She has spent the past eight years fighting to help youngsters faced with cancer.

But now Pam Thornes is bravely fronting up to her own deeply-personal challenge.

Today she goes into hospital for the start of treatment for breast cancer which will on Wednesday see her undergo a double mastectomy.

She may also have to have radiotherapy and possible chemotherapy as the shadow of breast cancer which has hung over her entire family strikes again.

Mrs Thornes, 53, of Slaithwaite, was diagnosed with breast cancer on Friday, September 13.

She took the highly-emotive decision to undergo the mastectomy, having seen her mum and sisters suffer from breast cancer.

And she is facing up to the struggle in a remarkably positive way – the same breezy manner which she has used to great effect working over the years for Kirkwood Hospice and, latterly the Laura Crane Youth Cancer Trust.

“How can I reassure young people through my work with the Trust if I’m not positive myself?

“People know about my three sisters and my late mother, all linked with breast cancer.

“I have been told my time has come and I must face my own battle, as sadly I was diagnosed with breast cancer on Friday, September 13.

“What a day that turned out to be. But the doctors and everyone else are being really positive, and tell me it has been caught in the early stages.

“I have been given lots of positives from the medics: it has been caught early, it is small and if there is a best type of breast cancer to get this is it.

“But due to my family history I have opted for a double mastectomy, and with a little luck, I might just need some preventative treatment.

“Sadly we all know that cancer does not play a very fair game, so it is fingers crossed”.

Pam, who lives in Slaithwaite with husband Andrew, said: “I am even more determined in my commitment to the fight against cancer in young people.

“I have supported my two very brave sisters, Avril and Linda, in their fight against this dreadful disease.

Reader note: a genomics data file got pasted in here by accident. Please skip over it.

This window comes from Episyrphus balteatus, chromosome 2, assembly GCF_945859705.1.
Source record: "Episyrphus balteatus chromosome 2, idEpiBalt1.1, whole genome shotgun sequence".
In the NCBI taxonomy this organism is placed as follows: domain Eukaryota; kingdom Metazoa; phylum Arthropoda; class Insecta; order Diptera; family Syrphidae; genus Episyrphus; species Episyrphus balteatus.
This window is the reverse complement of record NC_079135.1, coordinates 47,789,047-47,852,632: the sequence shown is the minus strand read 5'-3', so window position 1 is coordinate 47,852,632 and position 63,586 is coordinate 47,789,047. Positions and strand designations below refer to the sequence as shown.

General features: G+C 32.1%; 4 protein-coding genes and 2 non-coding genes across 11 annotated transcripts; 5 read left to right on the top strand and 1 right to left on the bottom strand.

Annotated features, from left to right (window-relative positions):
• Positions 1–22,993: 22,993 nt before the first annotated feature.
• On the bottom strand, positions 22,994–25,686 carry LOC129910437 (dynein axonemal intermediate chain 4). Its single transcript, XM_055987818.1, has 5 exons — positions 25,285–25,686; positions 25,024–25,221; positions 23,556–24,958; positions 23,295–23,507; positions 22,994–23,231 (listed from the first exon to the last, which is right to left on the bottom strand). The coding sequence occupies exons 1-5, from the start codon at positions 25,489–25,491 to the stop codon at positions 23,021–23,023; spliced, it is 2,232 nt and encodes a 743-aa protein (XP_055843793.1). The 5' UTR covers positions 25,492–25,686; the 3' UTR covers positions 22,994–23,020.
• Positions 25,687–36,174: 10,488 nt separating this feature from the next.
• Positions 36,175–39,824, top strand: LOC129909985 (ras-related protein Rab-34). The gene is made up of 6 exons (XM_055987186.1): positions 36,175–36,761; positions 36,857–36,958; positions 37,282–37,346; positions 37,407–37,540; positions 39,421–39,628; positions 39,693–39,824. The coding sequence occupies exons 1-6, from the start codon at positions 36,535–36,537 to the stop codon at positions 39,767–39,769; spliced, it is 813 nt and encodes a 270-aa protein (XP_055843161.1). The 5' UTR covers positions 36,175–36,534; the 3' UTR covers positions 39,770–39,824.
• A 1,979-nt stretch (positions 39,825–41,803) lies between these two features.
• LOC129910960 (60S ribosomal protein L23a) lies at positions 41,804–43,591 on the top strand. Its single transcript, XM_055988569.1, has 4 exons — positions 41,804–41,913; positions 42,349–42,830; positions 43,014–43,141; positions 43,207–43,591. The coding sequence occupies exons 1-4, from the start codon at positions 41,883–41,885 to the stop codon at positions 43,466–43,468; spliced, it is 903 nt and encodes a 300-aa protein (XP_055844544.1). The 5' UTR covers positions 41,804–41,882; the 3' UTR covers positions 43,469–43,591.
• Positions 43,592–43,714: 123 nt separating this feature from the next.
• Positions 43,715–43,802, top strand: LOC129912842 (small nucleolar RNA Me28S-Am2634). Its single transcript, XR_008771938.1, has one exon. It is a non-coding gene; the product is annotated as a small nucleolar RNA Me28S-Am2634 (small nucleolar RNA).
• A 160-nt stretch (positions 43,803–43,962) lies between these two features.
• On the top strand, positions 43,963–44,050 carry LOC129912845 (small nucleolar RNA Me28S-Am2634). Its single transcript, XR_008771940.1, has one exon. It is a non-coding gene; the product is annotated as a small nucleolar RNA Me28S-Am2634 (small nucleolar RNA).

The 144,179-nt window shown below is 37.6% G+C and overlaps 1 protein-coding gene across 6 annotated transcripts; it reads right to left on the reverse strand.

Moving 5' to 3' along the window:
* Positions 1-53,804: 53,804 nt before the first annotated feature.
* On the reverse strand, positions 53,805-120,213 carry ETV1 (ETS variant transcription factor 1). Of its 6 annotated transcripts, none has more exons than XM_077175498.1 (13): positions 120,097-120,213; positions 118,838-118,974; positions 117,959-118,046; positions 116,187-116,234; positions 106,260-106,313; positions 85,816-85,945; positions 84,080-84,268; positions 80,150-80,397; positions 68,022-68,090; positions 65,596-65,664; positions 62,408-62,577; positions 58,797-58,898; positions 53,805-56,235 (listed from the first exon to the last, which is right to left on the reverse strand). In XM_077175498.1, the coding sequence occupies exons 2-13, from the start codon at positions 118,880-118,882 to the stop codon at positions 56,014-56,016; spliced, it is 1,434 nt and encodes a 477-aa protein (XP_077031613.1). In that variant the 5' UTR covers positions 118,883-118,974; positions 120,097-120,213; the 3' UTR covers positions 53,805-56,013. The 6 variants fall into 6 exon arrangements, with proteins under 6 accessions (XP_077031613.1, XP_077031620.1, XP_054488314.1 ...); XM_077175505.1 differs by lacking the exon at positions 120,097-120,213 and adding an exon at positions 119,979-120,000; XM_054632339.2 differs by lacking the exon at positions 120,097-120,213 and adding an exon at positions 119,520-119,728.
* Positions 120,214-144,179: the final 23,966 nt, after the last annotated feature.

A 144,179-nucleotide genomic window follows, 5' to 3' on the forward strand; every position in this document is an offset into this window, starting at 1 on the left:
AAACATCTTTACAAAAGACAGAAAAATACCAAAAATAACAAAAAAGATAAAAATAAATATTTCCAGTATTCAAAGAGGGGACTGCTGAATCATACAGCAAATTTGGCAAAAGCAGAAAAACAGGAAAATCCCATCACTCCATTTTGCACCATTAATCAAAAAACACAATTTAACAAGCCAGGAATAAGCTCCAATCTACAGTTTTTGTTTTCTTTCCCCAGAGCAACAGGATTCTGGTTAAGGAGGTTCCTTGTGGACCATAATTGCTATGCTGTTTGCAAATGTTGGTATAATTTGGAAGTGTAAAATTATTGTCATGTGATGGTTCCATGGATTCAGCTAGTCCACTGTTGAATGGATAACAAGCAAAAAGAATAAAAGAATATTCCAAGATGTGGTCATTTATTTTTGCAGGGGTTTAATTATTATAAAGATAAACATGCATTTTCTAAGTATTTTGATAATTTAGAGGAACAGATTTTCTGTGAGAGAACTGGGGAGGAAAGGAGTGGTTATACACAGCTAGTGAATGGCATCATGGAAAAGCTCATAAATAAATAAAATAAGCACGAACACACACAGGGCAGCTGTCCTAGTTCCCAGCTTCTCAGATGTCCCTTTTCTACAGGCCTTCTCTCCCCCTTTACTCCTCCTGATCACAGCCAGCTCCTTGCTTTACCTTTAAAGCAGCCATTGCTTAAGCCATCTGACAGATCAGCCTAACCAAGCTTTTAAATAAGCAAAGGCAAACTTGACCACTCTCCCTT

“I will stand up to cancer and give it a head on fight and through this I am even more determined to make a massive difference to the lives of young cancer patients.

“I’m now standing alongside them because I want to make my horrendous year the best year ever for all those young people, who like me are in the battle and who are just as scared of the future and unknown, as I am feeling right now.

“I often wondered how they faced up to the unknown: now I’m going to find out.”

Breast cancer has become a bleak fact of life for her family.

The four sisters lost their mum Gladys Simpson to the disease 19 years ago and now three of them have contracted the disease.

Pam and the others have been undergoing trials and tests to monitor for signs of breast cancer

Pam Thornes, Avril Ford, Sandra Smith and Lynda Rugg
Pam Thornes, Avril Ford, Sandra Smith and Lynda Rugg
 

Pam’s sisters Lynda Rugg, 65, and Avril Ford, 59, have both battled with the disease and had breasts removed.

Pam has made the choice to have her’s removed voluntarily.

The other sister, Sandra Smith, has trialled a new cancer prevention drug.

Pam’s treatment will be in Calderdale Royal Hospital, Halifax, and she is grateful for the speed in which she has been diagnosed and pushed through for surgery.

“I cannot thank the people at the Breast Cancer Clinic in Huddersfield enough for the help and support they have given.

“I have also been overwhelmed with the messages of support I have received on social media.

“My original message received over 100 individual comments as well as private messages of support from many I know as friends and through work as well as many from people I do not even know – all are so welcomed at this time.

“I am very upbeat, positive and ready for the challenge and if I can during my time make a difference to others facing a cancer diagnosis and especially young people – I will.”